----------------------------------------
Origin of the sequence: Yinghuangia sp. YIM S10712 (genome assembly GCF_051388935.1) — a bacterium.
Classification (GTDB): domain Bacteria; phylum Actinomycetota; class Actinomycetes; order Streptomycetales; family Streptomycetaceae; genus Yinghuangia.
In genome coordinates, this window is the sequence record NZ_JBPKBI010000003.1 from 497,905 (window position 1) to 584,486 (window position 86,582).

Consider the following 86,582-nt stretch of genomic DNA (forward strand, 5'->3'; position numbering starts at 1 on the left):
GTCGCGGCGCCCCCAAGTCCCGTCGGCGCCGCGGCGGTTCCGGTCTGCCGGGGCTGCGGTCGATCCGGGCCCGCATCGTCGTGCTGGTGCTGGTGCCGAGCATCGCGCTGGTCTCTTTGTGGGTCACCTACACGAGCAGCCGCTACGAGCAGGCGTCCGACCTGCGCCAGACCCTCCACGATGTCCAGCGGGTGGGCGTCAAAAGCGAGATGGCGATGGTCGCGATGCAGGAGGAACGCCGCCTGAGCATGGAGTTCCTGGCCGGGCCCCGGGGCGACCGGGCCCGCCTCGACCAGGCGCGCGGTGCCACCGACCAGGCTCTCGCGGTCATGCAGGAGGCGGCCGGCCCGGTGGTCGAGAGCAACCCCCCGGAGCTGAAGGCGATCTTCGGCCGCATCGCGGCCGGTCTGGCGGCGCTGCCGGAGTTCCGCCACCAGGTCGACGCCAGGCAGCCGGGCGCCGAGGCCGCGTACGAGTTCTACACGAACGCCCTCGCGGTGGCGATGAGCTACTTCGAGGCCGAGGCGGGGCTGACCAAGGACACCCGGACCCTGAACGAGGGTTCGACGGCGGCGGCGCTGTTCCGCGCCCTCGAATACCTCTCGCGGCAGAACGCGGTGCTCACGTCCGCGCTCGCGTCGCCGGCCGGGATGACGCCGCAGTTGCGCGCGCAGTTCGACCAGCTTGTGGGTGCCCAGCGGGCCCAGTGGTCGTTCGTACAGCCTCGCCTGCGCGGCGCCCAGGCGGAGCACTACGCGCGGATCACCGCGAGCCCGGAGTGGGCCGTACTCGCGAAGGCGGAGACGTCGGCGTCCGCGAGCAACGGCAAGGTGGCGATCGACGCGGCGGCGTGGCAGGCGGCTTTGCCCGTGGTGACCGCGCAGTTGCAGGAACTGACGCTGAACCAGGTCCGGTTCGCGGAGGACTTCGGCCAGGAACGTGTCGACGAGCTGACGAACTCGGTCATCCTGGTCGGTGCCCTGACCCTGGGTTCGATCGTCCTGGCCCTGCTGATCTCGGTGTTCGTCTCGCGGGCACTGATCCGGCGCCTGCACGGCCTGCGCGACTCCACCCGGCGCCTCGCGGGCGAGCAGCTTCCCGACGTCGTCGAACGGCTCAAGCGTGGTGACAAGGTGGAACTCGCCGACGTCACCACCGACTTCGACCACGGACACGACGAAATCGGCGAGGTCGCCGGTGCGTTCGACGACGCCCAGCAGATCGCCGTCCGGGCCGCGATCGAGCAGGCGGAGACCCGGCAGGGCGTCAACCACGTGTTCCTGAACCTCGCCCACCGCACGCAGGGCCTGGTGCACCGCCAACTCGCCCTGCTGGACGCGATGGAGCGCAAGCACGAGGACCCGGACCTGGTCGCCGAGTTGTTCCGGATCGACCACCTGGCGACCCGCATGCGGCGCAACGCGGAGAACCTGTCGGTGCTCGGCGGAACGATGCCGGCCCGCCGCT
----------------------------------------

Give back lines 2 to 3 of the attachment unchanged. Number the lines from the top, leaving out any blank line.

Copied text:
Classification (GTDB): domain Bacteria; phylum Actinomycetota; class Actinomycetes; order Streptomycetales; family Streptomycetaceae; genus Yinghuangia.
In genome coordinates, this window is the sequence record NZ_JBPKBI010000003.1 from 497,905 (window position 1) to 584,486 (window position 86,582).